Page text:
It's every septic system owner's nightmare -- that moment when your first see or smell the telltale signs of a failure in progress. But what exactly is going on down there? Here are four possible explanations for your septic system woes.
1. Cracks and Leaks
If any part of your septic installation has a breach in it that allows effluence to escape into the surrounding soil, you've got an unhealthy (and disgusting) problem on your hands. The two principal failure points are the tank itself and the pipes that lead out of it. But a leaky tank doesn't necessarily mean that your installer did a poor job. No septic tank lasts forever, although some materials are more robust than others. Concrete, the most common material used for tanks, can crack in response to temperature swings and shifts in the earth, while steel tanks can rust and fiberglass tanks, with their lightweight construction, can be damaged relatively easily. You can head these issues off at the pass by having your tank inspected every few years.
Pipes can also become cracked or broken. This can sometimes happen due to subterranean shifting -- but if you have trees planted in the vicinity, they could also be your culprit. Tree roots tend to grow during the spring months, and they can put enough pressure on pipes to crack or even crush them.
2. Blocked Pipes
Your septic system's pipes don't have to be utterly destroyed to cause the system to fail -- sometimes a simple blockage is sufficient. Tree roots can be at the cause of this problem too, since any root big enough to crack a pipe is probably big enough to penetrate it as well, blocking the passage of wastewater. It's also possible for solid objects to get flushed down the toilet or dropped down the garbage disposal, where they may block the pipe that sends water from the house to the tank.
You can confirm where a blockage is occurring by looking inside the tank. If sewage isn't making its way into the tank, then the tank won't display any signs of flooding, meaning that the blockage lies in the pipe extending from the house. If the tank is flooded, then the pipe leading from the tank to the drainfield is blocked.
3. Drainfield Problems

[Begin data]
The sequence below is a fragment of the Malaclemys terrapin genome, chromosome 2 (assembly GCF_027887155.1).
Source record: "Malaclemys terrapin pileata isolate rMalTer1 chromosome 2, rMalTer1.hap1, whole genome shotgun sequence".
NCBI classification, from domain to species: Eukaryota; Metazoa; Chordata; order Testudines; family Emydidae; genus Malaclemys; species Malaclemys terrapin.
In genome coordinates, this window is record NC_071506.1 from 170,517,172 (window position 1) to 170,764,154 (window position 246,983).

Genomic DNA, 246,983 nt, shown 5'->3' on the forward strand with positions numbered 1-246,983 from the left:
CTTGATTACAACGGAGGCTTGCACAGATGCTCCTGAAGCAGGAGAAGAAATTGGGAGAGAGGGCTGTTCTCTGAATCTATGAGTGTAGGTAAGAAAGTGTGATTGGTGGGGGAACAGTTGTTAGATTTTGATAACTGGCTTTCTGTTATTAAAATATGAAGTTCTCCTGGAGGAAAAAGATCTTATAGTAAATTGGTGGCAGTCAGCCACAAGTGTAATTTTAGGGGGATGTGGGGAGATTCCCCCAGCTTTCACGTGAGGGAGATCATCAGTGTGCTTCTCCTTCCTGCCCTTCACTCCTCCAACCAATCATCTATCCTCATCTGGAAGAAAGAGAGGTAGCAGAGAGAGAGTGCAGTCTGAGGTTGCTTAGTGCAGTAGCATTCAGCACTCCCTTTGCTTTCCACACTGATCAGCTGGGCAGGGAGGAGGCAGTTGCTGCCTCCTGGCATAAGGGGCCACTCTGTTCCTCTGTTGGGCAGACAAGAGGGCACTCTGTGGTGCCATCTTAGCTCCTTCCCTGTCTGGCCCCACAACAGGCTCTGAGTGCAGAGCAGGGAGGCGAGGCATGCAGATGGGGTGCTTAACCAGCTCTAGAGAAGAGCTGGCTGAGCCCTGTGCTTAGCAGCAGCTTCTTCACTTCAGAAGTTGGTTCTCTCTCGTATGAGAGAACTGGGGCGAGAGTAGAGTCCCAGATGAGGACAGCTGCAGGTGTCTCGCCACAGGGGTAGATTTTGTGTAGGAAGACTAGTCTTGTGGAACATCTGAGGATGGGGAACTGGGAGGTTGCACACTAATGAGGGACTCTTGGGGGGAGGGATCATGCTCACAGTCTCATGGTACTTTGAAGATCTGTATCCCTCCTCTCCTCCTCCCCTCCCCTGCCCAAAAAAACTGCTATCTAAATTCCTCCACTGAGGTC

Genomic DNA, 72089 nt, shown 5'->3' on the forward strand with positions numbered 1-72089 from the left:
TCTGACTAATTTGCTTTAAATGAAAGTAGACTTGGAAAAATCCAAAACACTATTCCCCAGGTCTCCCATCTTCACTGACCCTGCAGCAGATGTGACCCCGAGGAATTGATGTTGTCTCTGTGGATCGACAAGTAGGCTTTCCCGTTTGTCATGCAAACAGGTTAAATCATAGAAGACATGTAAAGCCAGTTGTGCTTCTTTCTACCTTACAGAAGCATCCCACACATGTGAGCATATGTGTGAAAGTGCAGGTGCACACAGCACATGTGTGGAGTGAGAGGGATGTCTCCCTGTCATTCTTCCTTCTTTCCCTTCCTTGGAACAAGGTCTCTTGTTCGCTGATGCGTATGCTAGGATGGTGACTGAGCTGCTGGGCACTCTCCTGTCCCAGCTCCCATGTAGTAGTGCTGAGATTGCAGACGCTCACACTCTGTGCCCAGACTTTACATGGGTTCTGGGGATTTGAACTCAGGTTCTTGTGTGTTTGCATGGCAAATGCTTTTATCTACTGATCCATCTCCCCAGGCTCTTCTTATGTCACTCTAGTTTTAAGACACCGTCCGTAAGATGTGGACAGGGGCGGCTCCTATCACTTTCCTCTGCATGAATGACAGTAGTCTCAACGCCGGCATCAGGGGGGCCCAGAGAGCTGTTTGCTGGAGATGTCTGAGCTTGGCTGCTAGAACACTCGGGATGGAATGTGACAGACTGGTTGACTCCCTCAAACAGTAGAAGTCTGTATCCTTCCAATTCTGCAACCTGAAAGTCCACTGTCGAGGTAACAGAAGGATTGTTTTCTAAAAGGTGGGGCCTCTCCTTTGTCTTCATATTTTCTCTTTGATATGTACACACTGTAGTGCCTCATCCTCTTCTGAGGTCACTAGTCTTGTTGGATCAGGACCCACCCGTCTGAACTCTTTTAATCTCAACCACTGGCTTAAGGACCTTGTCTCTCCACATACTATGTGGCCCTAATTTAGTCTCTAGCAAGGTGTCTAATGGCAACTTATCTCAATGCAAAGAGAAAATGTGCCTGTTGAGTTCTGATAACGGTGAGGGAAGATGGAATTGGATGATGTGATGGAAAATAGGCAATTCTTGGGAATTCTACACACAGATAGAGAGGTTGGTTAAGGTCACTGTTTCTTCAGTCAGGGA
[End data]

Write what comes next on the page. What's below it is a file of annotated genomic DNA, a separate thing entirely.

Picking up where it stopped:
If your property smells like an open sewer, then the source of your problem may lie farther afield -- literally. Drainfields, also called soakaways, are underground areas designed to receive wastewater from the septic tank. From there the wastewater "percolates" down into the soil as a kind of natural waste treatment process. But when your drainfield gets overloaded with water, it can't send that waste anywhere, so it sits in the soil and can even bubble up to the surface.
What's causing your drainfield dilemma? If you're dumping large amounts of water into your tank all at once, you might be overwhelming the drainfield's ability to drain. Take care not to empty your hot tub water or water purification reservoir into your septic tank, and try reducing everyday water usage by installing low-flow toilets and shower heads. If the problem continues despite your best behavior, the drainfield might simply be too small, in which case you'll need to have this part of your septic installation modified.
4. Soil Failure
If your soil fails to finish treating the wastewater from the drainfield, you could have a smelly biohazard on your hands even if every other part of your septic system works perfectly. The soil doesn't do the actual work, however; bacteria in the soil consume the waste, breaking it down into inert components. Unfortunately, this bacteria can be killed off by many of the household chemicals homeowners pour down their sinks. Solvents, paints, and various household cleaners can all prove toxic to the microorganisms that are essential to proper septic system function. Try to dispose of these products some other way.
Another strange phenomenon that can cause soil failure is known as sodium bonding. This occurs when traces of sodium in your wastewater bond to clay particles in the soil, creating a substance called "hardpan" that won't allow water to drain properly. You can fix this problem by adding an ingredient called calcium polysulfide to your wastewater.
Don't let a faulty septic system ruin your quality of life. Keep up your regular maintenance routine, schedule those periodic inspections and cleanings, and get any problems repaired immediately. You'll be glad you did! And don't forget that you can always reach out to a local professional, such as Claggett & Sons Inc.Share